Chalk up another big loss for Michigan citizens, and…
Go Big, Or Go Home
Just as Governor Snyder signed the SB 242 – 244 ‘Good Jobs’ subsidy package yesterday, Foxconn announced that they accepted Wisconsin’s insane subsidies. The new Foxconn industrial campus will be built in the Badger State, not Michigan. The Foxconn competition, however, was the bait used to stampede the Michigan Legislature into passing the ‘Good Jobs’ package much sought by Michigan’s government and business establishments.
Wisconsin is going to lavish $ 3 billion in subsidies on Foxconn for somewhere between 3,000 and 13,000 new jobs. That works out to somewhere between $ 1 million and $ 230,769 in subsidies per job. Amortized over a 10 year period, the state of Wisconsin will be paying somewhere between $ 48.00 and $ 11.09 per labor-hour of every Foxconn worker’s wages using taxes extracted from other less fortunate Wisconsin workers. Subtract these per labor-hour subsidies from the headline wages touted for the future Foxconn workers and their ‘Good Jobs’ don’t look quite so good. Gussied up minimum wage jobs at best, wage theft at worst.
The little pig gets to feed at the trough, the hog gets taken to market and slaughtered.
Our tax dollars at work because we all need virtual reality in Detoilet.
— Ronna RomneyMcDaniel (@RRMGOP) July 21, 2015
Think that EITC part of the Proposal 2015-1 equation isn’t a fool’s errand? Look at what $9,400,000,000 gets us just to maintain floundering employment while buying poverty moocher’s votes.
“The goal should be to try to honor these agreements or, in the context that if there are changes, they’re mutually agreed to,”
Snyder [Mr. Avalon, founding chair. Yes, that John Truscott] said in a Detroit News editorial board interview. “These are major job creators. They’ve helped bring us back economically [what Team Obama says] in the state and we shouldn’t overlook that fact.”
Snyder said he wants to work with companies holding the business tax credits to “bring better visibility” and “transparency” [a Snyder priority. No, seriously.] to the tax credits, which will consume more than $500 million a year in general fund tax revenue until 2029. The final tax credits awarded under the Michigan Business Tax [thank Brian] don’t expire until 2031, according to the Michigan Economic Development Corp.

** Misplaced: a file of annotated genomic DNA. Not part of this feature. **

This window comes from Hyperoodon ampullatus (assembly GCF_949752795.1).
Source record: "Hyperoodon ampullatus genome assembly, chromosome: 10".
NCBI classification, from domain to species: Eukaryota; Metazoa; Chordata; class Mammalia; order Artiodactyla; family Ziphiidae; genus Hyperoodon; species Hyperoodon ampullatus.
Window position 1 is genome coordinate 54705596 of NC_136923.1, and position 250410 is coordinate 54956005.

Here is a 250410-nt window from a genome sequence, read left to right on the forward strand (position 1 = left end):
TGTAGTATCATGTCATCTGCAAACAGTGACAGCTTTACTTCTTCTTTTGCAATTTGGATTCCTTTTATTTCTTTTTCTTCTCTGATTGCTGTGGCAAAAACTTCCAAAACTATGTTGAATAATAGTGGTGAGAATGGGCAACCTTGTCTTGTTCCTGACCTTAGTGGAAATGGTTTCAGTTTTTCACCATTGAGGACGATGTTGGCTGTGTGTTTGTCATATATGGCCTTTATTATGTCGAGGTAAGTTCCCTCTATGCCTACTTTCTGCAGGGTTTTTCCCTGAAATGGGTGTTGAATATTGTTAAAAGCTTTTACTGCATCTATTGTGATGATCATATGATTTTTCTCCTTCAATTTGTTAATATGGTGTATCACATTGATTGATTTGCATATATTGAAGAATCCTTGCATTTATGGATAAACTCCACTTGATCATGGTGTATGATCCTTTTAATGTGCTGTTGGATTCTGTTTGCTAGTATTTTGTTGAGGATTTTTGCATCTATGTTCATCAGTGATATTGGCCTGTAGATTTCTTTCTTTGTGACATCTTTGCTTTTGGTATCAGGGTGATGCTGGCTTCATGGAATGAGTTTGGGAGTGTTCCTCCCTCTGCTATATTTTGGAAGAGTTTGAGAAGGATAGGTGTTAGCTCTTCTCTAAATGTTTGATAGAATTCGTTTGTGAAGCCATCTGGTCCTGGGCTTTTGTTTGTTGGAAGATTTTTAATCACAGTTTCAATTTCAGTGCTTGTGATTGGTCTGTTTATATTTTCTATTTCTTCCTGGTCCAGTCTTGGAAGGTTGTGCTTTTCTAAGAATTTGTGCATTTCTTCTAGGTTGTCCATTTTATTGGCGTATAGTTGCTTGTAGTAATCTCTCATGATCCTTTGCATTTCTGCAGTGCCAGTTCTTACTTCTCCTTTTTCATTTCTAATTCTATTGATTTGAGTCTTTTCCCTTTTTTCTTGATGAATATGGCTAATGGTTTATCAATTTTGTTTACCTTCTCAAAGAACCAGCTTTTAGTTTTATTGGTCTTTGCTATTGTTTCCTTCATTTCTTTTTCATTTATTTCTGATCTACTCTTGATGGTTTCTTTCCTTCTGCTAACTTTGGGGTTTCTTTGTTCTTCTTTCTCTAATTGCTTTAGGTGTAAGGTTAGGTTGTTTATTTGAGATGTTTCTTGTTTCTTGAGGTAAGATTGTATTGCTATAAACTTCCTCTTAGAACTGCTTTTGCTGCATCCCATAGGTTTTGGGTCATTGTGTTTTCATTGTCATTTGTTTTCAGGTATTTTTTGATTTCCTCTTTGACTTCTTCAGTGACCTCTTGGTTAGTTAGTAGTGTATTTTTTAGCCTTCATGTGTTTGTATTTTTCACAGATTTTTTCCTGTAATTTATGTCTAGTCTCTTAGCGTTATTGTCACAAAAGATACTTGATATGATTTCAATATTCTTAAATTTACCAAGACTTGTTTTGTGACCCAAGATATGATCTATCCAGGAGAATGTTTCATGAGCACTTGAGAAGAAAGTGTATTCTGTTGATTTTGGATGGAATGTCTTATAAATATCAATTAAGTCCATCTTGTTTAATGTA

The MEDC [Snyder’s Mini-Me] has asked companies to agree to redeem their credits in the year they were issued and give the state a three-year forecast on using tax credits to help governors and legislators budget for the subsidies.
But Snyder did not rule out pursuing legislation to put new rules in place for when the tax credits could be cashed in. [here, pull this finger.]
“I think the starting point should be what we can do in a mutually agreed-upon fashion,” Snyder said.
Mike Johnston, vice president of government affairs for the Michigan Manufacturers Association, said his members, which include Detroit’s three automakers [$3,000,000,000 yes, Ford too], are open to helping state officials know when they will seek tax refunds.
The games all these mother******* play with other people’s money is downright obscene.
We now return you to your regular Team R points its collective finger’s at Granholm programming…
Not sure if others noticed this in the Detnews.com yesterday, however, while our strabismus AG rummaged about his archaic footnotes of legalese, and even citing back to his Democratic Party predecessor as to somehow absolve an end to justify a collectivist means – there is this.
Olympia keeps all revenue, including concessions and parking, and any naming rights deal. In an earlier interview with The Detroit News, Christopher Ilitch, president and CEO of Ilitch Holdings Inc, defended the way the arena was paid.
“A public-private partnership is the only way any of these type of projects work in an urban environment,” he said.
He pointed out that while The Palace of Auburn Hills was paid for by private owners, the key difference is it’s an isolated venue in the suburbs.
“The Palace gets all the revenues from parking, concessions, retail,” Ilitch said, pointing out that those sources of revenue are key to the financial success of a major venue.
Did you catch that? Out in the boonies of alleged sparse populous, a billionaire with his own money, is to house his own business with rightful privilege to any and all revenue gained from his ancillary services provided to his customer.
Now, contrast the above with the “urban environment” festooned within a bailout, and the opulence of guaranteed populous in a 143 sq mile boundary, it is unequivocally noted by said li’l Caesar, that not only is what is his, his – what is ours is also his too.
Added bonus to us outside the bowels of “urban environment“?
The state reimburses schools for diverted money.
Well, golly gee. Thanks a lot for that, too!